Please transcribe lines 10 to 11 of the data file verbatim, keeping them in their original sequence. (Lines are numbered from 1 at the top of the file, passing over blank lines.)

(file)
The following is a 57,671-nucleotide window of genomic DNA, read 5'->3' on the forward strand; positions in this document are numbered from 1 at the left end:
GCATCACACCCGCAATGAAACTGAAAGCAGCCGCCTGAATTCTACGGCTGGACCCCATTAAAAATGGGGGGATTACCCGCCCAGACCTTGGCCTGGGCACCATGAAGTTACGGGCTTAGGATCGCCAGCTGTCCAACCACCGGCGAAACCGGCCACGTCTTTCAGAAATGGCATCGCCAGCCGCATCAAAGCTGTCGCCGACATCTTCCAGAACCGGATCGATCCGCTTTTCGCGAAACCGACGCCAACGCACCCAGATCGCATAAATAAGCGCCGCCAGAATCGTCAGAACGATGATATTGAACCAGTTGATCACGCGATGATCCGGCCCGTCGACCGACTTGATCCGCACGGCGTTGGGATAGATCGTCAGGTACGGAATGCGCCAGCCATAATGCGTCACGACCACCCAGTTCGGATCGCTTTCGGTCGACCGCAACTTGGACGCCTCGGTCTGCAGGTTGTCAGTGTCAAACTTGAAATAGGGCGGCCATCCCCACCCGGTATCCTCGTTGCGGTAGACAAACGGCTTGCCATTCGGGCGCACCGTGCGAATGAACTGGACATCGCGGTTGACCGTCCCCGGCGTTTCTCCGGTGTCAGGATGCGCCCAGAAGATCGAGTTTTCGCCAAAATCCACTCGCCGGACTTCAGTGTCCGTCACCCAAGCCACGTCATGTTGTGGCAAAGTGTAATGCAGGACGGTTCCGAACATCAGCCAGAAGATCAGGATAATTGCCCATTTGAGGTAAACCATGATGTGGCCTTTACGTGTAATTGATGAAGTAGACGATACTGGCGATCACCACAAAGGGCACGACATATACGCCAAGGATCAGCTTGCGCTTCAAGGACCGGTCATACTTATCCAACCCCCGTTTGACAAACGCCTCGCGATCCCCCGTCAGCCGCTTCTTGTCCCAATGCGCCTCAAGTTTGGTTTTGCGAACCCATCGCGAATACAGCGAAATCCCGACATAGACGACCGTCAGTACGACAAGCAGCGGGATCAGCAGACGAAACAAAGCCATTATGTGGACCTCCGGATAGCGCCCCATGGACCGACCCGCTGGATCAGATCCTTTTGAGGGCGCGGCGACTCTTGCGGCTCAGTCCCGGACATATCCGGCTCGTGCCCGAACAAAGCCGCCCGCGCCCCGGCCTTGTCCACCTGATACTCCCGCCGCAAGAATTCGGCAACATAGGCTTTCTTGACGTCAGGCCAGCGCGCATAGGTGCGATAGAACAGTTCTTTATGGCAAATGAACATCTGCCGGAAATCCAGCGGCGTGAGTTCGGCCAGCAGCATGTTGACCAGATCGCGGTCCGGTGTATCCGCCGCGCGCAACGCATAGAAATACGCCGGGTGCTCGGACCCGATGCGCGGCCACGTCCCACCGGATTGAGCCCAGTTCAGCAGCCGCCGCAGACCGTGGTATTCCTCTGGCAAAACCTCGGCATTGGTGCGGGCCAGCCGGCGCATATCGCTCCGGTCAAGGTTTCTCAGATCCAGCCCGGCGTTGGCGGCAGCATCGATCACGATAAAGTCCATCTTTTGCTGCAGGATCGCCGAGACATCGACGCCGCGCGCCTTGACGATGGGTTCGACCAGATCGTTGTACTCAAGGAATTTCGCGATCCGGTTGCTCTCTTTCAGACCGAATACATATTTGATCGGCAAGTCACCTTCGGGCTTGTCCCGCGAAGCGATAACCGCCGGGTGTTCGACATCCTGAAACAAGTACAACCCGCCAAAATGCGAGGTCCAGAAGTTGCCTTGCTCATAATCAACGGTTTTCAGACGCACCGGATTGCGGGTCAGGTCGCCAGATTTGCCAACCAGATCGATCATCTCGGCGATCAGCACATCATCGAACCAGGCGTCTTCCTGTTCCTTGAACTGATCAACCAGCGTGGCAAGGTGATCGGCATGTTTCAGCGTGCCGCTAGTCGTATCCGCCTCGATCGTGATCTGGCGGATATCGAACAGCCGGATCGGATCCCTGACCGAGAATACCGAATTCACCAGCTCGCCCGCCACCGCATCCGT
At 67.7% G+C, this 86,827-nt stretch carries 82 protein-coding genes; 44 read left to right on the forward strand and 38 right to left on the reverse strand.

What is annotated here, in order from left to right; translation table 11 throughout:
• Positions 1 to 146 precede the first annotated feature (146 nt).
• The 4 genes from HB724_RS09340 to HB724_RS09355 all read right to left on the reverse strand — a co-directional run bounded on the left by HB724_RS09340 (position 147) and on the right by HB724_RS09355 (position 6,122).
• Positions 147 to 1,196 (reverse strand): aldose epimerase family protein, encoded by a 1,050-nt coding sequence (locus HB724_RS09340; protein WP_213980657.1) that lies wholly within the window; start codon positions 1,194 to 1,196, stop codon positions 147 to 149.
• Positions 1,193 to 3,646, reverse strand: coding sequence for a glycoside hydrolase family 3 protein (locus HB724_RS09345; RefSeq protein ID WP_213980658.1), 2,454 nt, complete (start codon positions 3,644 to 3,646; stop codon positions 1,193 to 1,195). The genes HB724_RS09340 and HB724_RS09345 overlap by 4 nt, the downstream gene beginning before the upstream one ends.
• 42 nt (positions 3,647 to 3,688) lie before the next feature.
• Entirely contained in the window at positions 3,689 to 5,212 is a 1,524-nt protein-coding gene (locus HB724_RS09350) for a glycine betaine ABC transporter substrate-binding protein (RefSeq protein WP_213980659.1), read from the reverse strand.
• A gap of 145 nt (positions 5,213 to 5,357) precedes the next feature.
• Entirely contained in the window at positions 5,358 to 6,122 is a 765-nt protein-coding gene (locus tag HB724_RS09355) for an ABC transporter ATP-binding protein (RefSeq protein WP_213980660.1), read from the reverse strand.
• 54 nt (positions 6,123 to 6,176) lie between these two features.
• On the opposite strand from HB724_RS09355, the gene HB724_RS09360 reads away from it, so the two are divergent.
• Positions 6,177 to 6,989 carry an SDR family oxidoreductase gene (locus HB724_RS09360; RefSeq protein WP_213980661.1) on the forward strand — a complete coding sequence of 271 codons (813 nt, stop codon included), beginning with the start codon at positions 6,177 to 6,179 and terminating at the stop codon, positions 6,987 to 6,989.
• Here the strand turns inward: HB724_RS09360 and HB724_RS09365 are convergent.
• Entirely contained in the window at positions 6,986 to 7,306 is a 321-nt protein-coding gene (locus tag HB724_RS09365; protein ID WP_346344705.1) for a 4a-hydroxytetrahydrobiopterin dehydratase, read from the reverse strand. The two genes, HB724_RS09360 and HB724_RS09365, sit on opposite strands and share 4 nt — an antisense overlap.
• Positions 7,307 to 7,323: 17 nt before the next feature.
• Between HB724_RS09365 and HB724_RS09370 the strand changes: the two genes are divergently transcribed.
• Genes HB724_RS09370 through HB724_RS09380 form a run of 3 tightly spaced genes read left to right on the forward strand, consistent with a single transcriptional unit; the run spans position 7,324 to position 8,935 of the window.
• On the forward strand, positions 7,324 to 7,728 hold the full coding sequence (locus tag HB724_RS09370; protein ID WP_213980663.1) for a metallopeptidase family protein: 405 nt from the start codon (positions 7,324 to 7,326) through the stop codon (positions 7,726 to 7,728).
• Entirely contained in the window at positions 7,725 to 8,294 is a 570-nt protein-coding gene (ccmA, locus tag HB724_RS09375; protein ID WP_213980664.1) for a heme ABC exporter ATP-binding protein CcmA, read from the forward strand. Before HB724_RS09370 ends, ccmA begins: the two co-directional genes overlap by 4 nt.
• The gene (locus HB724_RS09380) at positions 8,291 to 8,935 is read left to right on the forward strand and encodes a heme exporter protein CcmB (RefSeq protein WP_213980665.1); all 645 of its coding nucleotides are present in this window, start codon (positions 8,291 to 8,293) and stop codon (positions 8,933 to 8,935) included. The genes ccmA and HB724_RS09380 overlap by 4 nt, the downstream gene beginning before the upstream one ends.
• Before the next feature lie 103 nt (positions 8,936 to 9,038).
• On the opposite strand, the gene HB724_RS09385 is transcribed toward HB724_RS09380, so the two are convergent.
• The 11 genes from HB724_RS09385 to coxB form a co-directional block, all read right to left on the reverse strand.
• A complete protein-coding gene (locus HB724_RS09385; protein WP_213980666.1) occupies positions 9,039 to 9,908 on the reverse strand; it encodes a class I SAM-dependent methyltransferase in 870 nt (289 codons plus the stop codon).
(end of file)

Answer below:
• Entirely contained in the window at positions 3,689 to 5,212 is a 1,524-nt protein-coding gene (locus HB724_RS09350) for a glycine betaine ABC transporter substrate-binding protein (RefSeq protein WP_213980659.1), read from the reverse strand.
• A gap of 145 nt (positions 5,213 to 5,357) precedes the next feature.